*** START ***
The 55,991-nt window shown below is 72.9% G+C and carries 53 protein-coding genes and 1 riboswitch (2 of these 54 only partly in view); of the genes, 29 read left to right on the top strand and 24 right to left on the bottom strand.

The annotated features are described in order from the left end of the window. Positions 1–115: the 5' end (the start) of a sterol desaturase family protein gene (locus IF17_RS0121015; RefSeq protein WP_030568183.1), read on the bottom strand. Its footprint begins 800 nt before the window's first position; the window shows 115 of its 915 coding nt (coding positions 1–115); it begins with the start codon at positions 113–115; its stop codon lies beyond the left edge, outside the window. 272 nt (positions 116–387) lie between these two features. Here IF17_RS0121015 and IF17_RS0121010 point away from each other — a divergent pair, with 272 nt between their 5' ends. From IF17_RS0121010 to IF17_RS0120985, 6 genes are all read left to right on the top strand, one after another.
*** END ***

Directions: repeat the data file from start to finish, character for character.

The 55,991-nt window shown below is 72.9% G+C and carries 53 protein-coding genes and 1 riboswitch (2 of these 54 only partly in view); of the genes, 29 read left to right on the top strand and 24 right to left on the bottom strand.

The annotated features are described in order from the left end of the window. Positions 1–115: the 5' end (the start) of a sterol desaturase family protein gene (locus IF17_RS0121015; RefSeq protein WP_030568183.1), read on the bottom strand. Its footprint begins 800 nt before the window's first position; the window shows 115 of its 915 coding nt (coding positions 1–115); it begins with the start codon at positions 113–115; its stop codon lies beyond the left edge, outside the window. 272 nt (positions 116–387) lie between these two features. Here IF17_RS0121015 and IF17_RS0121010 point away from each other — a divergent pair, with 272 nt between their 5' ends. From IF17_RS0121010 to IF17_RS0120985, 6 genes are all read left to right on the top strand, one after another.